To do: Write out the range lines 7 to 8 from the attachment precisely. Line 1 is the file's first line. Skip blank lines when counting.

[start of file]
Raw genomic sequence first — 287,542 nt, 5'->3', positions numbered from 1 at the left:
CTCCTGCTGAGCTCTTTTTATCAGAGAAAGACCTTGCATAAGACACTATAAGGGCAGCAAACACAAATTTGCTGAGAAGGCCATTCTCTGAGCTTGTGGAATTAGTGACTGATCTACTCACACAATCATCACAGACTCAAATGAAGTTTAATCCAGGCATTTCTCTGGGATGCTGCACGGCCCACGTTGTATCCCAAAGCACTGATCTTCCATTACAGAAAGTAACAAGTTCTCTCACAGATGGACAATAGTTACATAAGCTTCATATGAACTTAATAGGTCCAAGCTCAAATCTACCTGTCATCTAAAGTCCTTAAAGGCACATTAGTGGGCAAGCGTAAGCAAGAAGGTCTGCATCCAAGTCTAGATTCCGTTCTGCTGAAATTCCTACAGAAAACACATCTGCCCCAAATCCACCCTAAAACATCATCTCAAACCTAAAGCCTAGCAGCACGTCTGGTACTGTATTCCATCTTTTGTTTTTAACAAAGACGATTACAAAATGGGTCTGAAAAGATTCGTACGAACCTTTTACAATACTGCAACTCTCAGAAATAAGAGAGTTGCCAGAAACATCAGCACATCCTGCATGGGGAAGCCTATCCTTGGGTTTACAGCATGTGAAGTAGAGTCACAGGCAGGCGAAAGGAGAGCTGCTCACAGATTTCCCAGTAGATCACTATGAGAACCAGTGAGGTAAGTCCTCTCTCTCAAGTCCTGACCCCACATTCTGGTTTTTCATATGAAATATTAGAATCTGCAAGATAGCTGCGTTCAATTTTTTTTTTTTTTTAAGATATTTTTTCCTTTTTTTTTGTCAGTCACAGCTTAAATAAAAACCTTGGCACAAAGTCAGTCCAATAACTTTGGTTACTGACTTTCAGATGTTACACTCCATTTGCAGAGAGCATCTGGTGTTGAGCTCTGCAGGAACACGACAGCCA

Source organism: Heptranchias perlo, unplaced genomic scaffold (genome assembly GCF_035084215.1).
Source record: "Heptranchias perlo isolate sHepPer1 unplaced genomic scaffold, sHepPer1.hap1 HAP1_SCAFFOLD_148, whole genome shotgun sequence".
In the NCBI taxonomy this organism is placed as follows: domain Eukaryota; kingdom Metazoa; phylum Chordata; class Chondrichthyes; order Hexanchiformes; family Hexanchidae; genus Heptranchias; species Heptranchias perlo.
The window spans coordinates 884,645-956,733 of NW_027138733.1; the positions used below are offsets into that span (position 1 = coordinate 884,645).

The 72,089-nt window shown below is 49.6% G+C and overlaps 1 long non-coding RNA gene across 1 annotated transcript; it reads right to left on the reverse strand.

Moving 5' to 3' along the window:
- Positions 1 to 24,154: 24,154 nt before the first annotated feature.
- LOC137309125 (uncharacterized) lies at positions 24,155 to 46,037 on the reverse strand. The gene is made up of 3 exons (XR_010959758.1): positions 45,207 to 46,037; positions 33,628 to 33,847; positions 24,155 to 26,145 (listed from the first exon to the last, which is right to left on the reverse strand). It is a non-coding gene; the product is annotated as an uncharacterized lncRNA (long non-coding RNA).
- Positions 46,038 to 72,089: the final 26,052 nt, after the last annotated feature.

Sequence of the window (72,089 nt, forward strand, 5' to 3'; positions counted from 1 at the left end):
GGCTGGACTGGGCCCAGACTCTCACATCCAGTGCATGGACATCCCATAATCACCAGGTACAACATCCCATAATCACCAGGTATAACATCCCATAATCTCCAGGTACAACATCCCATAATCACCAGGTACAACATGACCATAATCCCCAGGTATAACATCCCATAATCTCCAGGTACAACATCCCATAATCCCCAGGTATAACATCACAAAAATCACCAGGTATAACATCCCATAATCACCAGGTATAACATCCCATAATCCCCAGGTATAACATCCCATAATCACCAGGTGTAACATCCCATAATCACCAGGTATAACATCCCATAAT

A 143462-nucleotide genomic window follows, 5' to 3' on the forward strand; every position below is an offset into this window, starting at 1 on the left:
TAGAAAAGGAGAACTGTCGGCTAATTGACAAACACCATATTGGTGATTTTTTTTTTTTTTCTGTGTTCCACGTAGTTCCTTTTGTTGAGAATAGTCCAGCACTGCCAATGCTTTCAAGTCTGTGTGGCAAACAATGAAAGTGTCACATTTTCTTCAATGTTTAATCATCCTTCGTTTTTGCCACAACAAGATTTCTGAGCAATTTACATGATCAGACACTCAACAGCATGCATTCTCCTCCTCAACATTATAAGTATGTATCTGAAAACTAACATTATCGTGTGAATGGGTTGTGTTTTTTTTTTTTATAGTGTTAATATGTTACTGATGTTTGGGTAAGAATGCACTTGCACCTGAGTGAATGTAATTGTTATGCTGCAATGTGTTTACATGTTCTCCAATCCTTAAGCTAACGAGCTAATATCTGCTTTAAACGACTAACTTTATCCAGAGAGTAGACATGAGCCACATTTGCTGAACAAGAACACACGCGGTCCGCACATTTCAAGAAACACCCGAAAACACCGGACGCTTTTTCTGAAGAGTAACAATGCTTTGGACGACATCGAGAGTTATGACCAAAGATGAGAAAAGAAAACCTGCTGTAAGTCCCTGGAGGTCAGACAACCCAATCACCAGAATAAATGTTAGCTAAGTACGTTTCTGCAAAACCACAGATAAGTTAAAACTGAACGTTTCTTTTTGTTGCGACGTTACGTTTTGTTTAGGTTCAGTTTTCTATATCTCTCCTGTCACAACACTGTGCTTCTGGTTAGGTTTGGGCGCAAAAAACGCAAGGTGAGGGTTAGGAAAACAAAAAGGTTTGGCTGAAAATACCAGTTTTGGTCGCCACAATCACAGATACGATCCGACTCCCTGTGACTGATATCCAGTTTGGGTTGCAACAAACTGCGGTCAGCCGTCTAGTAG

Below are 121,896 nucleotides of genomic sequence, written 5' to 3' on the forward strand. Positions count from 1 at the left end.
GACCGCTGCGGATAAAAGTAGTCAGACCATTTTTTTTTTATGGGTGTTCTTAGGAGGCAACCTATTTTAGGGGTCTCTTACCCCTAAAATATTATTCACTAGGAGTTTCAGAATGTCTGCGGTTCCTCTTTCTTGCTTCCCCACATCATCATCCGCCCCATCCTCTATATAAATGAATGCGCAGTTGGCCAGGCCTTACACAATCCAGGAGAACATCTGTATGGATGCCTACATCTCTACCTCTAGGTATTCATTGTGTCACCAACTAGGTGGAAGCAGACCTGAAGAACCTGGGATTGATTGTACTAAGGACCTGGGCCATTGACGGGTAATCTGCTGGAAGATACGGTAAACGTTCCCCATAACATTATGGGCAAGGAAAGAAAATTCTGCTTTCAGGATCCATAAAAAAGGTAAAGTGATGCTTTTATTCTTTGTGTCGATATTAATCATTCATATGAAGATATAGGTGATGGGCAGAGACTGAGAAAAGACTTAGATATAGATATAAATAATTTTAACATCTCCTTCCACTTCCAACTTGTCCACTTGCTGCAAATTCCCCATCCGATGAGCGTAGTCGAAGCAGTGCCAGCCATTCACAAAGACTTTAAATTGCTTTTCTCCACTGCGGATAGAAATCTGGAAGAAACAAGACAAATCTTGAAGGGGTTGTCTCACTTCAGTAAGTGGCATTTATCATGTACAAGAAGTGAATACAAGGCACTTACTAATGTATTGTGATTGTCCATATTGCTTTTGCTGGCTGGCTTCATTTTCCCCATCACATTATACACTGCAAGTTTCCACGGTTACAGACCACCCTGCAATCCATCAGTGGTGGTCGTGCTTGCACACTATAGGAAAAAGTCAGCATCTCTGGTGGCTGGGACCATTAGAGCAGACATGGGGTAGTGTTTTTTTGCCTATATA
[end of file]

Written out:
The 72,089-nt window shown below is 49.6% G+C and overlaps 1 long non-coding RNA gene across 1 annotated transcript; it reads right to left on the reverse strand.

Moving 5' to 3' along the window: